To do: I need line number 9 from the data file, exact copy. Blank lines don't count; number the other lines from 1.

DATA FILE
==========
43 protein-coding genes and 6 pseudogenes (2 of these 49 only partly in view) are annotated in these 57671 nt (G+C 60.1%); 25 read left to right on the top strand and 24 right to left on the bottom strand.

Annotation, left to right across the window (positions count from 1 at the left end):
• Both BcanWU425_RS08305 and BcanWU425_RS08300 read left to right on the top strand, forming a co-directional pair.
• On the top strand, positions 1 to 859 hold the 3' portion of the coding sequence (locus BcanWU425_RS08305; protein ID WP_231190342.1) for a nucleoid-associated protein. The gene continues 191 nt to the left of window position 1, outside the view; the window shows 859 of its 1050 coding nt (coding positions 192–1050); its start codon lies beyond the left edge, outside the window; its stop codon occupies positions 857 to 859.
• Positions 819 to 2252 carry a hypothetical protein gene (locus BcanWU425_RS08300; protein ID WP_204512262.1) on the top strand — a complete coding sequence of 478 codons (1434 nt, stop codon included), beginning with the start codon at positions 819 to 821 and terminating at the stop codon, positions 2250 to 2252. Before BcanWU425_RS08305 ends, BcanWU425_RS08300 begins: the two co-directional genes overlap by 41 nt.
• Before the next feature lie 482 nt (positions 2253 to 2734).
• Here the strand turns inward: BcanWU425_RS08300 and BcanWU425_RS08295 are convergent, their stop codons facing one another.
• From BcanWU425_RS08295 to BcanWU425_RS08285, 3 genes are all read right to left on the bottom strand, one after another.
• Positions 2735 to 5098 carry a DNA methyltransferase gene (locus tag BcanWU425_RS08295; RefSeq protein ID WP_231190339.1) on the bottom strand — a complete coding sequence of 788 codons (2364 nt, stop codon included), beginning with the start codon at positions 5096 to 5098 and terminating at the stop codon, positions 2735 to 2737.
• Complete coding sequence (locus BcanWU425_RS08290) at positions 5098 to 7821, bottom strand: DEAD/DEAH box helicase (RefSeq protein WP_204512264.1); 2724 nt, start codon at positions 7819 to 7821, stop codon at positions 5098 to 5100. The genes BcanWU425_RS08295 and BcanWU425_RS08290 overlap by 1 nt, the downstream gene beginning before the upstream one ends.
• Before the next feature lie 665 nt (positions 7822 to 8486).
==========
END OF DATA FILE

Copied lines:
• Positions 2735 to 5098 carry a DNA methyltransferase gene (locus tag BcanWU425_RS08295; RefSeq protein ID WP_231190339.1) on the bottom strand — a complete coding sequence of 788 codons (2364 nt, stop codon included), beginning with the start codon at positions 5096 to 5098 and terminating at the stop codon, positions 2735 to 2737.